Mid-Month January Data Reveals Slow Start to 2018 Housing Market [INFOGRAPHIC]

Buyers’ conditions are prevalent across the markets tracked by the Toronto Real Estate Board so far in the new year, perhaps due to a combination of seasonality, the impact of new mortgage rules, rising interest rates, and the “pull forward” effect of the busier-than-usual December market.

Sales fell year over year for all housing types except semi-detached homes, reveals data from the first two weeks of January, reflecting a dramatically different market from the year prior.

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Condo Apartments

Multi-family and high-rise homes outperformed all others in the latter half of 2017, surging in value an average of 23.1 per cent over the course of the year, and absorbing a 9.6-per-cent slowdown in sales compared to the heftier double-digit losses across other home types. However, that hasn’t been the case thus far in the new year, with sales to new listings ratios of 26 per cent in the total TREB area, and 28 per cent within the City of Toronto. This ratio, which is determined by dividing the number of sales by the number new homes put on the market, gauges the demand of a particular area; a ratio between 40 – 60 per cent is considered balanced territory, with below and above signalling buyers’ and sellers’ markets, respectively.

Tumbling sales of -21 per cent throughout TREB and -19 per cent in the 416 have pulled condo conditions firmly into buyers’ territory as a 3-per-cent and 10-per-cent reduction in new listings did little to offset softer demand.

This could be due to a slower start to the 2018 market; January activity is typically delayed until school and business pick back up in the second week. Frantic sales in late 2017 to evade the OSFI mortgage stress test regulations that went into effect January 1st may have also “borrowed” from deals that would usually occur in the new year rather than over the holidays. As well, both buyers and sellers may be tentative to make a move due to considerable uncertainty in the market as the Bank of Canada hikes its trend-setting interest rate for the third time over a six-month period and the new mortgage rules are absorbed.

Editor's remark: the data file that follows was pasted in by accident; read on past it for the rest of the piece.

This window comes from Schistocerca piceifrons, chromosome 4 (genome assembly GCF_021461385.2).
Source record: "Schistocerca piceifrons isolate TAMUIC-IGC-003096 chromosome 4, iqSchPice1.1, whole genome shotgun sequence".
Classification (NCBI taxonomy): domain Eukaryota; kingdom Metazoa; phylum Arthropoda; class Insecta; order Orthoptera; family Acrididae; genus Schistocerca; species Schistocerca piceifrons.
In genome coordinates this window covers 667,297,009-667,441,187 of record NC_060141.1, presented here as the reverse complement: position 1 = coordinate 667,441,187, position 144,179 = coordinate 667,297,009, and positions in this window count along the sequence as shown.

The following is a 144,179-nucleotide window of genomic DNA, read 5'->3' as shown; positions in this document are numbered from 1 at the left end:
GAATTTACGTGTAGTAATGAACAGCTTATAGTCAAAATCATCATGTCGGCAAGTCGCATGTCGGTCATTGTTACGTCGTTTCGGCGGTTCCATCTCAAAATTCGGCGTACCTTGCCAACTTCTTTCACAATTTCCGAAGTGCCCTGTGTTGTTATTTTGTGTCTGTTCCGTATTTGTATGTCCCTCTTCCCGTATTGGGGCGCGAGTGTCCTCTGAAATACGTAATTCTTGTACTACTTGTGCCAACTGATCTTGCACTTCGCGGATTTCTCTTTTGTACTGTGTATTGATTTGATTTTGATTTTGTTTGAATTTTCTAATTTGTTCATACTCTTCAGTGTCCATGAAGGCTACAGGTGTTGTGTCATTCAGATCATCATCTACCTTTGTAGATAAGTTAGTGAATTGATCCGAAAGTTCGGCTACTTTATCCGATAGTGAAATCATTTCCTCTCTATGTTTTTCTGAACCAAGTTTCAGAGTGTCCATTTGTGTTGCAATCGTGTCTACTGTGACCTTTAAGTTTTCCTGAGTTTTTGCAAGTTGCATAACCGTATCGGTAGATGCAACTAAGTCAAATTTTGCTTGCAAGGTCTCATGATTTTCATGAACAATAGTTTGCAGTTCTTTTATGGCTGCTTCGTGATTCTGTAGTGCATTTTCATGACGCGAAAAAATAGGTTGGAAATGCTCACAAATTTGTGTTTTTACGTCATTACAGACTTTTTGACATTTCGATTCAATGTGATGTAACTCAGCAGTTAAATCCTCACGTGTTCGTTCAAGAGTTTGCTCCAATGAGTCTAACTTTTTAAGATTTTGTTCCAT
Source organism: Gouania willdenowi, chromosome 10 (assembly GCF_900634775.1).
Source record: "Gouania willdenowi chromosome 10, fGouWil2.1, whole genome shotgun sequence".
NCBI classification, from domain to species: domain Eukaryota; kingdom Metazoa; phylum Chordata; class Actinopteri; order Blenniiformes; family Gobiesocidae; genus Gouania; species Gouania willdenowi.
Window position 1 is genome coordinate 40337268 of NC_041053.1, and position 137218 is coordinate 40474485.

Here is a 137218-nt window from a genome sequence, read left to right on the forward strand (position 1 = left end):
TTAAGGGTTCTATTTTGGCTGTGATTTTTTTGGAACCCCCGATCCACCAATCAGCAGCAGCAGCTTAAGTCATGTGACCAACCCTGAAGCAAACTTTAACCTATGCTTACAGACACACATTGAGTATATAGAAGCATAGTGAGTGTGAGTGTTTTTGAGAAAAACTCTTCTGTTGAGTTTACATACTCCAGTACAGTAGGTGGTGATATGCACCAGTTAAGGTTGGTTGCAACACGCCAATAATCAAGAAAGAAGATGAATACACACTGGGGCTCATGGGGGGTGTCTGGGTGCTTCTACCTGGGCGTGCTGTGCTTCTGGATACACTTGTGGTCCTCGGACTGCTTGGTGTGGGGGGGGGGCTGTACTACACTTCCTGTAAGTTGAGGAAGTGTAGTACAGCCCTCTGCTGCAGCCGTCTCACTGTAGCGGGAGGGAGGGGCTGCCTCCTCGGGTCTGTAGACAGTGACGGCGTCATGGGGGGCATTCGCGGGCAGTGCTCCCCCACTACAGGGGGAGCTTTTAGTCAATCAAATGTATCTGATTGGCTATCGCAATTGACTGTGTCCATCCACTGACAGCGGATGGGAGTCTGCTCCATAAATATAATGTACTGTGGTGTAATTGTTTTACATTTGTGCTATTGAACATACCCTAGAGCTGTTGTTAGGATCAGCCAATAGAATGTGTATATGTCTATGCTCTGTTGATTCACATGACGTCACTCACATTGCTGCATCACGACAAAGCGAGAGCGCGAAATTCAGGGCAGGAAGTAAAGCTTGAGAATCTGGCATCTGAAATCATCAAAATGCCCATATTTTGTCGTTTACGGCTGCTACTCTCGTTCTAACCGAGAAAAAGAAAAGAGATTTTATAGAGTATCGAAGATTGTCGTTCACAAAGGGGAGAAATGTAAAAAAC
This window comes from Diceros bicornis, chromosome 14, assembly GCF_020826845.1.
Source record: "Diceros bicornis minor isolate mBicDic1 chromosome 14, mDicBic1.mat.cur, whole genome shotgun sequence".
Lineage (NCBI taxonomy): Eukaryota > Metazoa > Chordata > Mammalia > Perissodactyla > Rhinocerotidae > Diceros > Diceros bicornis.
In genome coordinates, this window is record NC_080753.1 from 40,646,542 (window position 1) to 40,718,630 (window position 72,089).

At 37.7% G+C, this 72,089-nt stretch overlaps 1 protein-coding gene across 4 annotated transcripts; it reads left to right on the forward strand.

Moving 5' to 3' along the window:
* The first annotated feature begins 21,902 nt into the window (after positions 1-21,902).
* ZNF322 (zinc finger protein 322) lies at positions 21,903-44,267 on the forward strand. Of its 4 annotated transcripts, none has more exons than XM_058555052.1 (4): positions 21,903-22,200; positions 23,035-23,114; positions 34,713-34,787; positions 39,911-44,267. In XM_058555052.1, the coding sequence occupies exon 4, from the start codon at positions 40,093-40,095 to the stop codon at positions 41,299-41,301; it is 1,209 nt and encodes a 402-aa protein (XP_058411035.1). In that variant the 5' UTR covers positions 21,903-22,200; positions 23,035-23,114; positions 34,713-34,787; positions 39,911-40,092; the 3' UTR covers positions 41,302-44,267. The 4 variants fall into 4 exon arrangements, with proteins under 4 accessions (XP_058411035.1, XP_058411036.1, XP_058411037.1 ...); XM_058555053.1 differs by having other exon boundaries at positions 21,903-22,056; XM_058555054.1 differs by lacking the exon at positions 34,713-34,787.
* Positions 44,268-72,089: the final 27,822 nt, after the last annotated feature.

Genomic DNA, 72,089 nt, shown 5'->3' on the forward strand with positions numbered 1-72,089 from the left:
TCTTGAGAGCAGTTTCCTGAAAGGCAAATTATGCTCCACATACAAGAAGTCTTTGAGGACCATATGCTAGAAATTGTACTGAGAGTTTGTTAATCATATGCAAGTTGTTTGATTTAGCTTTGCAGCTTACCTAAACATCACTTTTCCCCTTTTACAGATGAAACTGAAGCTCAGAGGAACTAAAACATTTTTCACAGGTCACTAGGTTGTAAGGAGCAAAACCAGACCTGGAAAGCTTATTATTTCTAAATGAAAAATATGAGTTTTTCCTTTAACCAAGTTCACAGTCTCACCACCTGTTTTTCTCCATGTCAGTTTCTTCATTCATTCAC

Townhouses

With 24-per-cent and 31-per-cent decreases in sales in the TREB and Toronto regions, the townhouse market is also off to a slow start, particularly in the 416, where an 18-per-cent tightening of inventory couldn’t keep the segment out of buyers’ territory, at 27 per cent. Part of the issue could be lack of inventory compared to condos, with only 260 and 75 new listings added, in contrast to 1,044 and 649 multi-family units. Decreased affordability from the OSFI rules could be increasingly displacing townhouse buyers, prompting them to purchase cheaper high-rise units rather than low-rise multi-family housing.

Detached Houses

Conditions for the most expensive home type continued to soften across the board, with an influx of new listings and a double-digit decline in sales.

A total of 548 houses sold within the first two weeks of January in the TREB region, a 20-per-cent decrease, while only 71 sold in the city proper (-34 per cent), plunging their respective ratios to 24 and 22 per cents.

Demand for detached homes fell steadily following the implementation of the Ontario Fair Housing Plan in April, and are anticipated to be further impacted by the introduction of OSFI’s mortgage rules, which slashed affordability by 20 per cent for most prospective buyers. With smaller budgets in hand, fewer buyers have sought pricier detached options, and have resorted to downsizing their homeownership ambitions, or withdrawing from the housing market altogether.

Semi-Detached Houses

In an interesting twist, semi-detached homes appear to be the highest in demand in early 2018, kicking off the new year with a 15- and 14-per-cent uptick in sales in TREB and the 416. Activity outpacing a 12- and 3-per-cent increase in new listings has boosted the semi-D market into balanced conditions in the TREB region with a ratio of 45 per cent. However, they are still in a buyers’ market in the City of Toronto, at 35 per cent.

This comparatively strong demand could be due to more buyers seeking less expensive alternatives to detached homes, but with the freehold status, land, and square footage semi-detached homes often provide at a cheaper price point.

About Penelope Graham

Penelope Graham is the Managing Editor at Zoocasa. A born-and-bred Torontonian and quintessential millennial, she has over a decade of experience covering real estate, lifestyle and personal finance topics. When not keeping an eye on Toronto's hot housing market, she can be found brunching in one of the city's many vibrant neighbourhoods. Find her on Twitter at @pjeg14.

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